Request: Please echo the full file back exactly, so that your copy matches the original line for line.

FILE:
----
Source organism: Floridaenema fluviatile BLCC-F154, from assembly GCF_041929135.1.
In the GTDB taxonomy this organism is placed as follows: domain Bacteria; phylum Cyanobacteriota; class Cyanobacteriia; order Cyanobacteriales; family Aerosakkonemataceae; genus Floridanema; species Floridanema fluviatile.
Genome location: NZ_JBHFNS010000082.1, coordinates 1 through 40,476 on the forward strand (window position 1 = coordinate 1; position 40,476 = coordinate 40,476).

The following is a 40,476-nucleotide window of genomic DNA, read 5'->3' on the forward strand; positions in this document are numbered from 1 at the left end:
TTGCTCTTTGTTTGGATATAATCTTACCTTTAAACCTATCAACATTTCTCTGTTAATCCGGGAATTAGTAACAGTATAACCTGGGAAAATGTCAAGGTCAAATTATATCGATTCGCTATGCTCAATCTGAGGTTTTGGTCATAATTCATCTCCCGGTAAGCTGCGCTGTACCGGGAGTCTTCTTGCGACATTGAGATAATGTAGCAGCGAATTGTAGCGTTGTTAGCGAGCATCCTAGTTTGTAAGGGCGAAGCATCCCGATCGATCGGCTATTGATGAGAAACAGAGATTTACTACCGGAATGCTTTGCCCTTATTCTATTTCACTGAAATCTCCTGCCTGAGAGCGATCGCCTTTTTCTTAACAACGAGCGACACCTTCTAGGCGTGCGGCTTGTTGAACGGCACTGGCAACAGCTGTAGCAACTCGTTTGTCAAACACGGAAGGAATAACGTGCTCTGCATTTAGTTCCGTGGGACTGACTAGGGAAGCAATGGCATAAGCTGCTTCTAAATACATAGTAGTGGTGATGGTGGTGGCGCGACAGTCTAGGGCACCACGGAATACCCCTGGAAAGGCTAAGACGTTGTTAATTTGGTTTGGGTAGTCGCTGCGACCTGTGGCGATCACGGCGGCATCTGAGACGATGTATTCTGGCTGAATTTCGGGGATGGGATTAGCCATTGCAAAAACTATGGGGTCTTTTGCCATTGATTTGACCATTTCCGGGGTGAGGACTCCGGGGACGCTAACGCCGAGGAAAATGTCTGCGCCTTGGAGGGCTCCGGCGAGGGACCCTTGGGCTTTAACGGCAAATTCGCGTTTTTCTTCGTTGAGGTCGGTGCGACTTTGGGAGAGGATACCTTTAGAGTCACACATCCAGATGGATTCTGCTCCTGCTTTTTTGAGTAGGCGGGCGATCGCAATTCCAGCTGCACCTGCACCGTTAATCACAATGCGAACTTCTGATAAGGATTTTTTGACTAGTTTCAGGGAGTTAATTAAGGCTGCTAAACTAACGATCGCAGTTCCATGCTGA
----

Source organism: Floridaenema fluviatile BLCC-F154, from assembly GCF_041929135.1.
In the GTDB taxonomy this organism is placed as follows: domain Bacteria; phylum Cyanobacteriota; class Cyanobacteriia; order Cyanobacteriales; family Aerosakkonemataceae; genus Floridanema; species Floridanema fluviatile.
Genome location: NZ_JBHFNS010000082.1, coordinates 1 through 40,476 on the forward strand (window position 1 = coordinate 1; position 40,476 = coordinate 40,476).

The following is a 40,476-nucleotide window of genomic DNA, read 5'->3' on the forward strand; positions in this document are numbered from 1 at the left end:
TTGCTCTTTGTTTGGATATAATCTTACCTTTAAACCTATCAACATTTCTCTGTTAATCCGGGAATTAGTAACAGTATAACCTGGGAAAATGTCAAGGTCAAATTATATCGATTCGCTATGCTCAATCTGAGGTTTTGGTCATAATTCATCTCCCGGTAAGCTGCGCTGTACCGGGAGTCTTCTTGCGACATTGAGATAATGTAGCAGCGAATTGTAGCGTTGTTAGCGAGCATCCTAGTTTGTAAGGGCGAAGCATCCCGATCGATCGGCTATTGATGAGAAACAGAGATTTACTACCGGAATGCTTTGCCCTTATTCTATTTCACTGAAATCTCCTGCCTGAGAGCGATCGCCTTTTTCTTAACAACGAGCGACACCTTCTAGGCGTGCGGCTTGTTGAACGGCACTGGCAACAGCTGTAGCAACTCGTTTGTCAAACACGGAAGGAATAACGTGCTCTGCATTTAGTTCCGTGGGACTGACTAGGGAAGCAATGGCATAAGCTGCTTCTAAATACATAGTAGTGGTGATGGTGGTGGCGCGACAGTCTAGGGCACCACGGAATACCCCTGGAAAGGCTAAGACGTTGTTAATTTGGTTTGGGTAGTCGCTGCGACCTGTGGCGATCACGGCGGCATCTGAGACGATGTATTCTGGCTGAATTTCGGGGATGGGATTAGCCATTGCAAAAACTATGGGGTCTTTTGCCATTGATTTGACCATTTCCGGGGTGAGGACTCCGGGGACGCTAACGCCGAGGAAAATGTCTGCGCCTTGGAGGGCTCCGGCGAGGGACCCTTGGGCTTTAACGGCAAATTCGCGTTTTTCTTCGTTGAGGTCGGTGCGACTTTGGGAGAGGATACCTTTAGAGTCACACATCCAGATGGATTCTGCTCCTGCTTTTTTGAGTAGGCGGGCGATCGCAATTCCAGCTGCACCTGCACCGTTAATCACAATGCGAACTTCTGATAAGGATTTTTTGACTAGTTTCAGGGAGTTAATTAAGGCTGCTAAACTAACGATCGCAGTTCCATGCTGA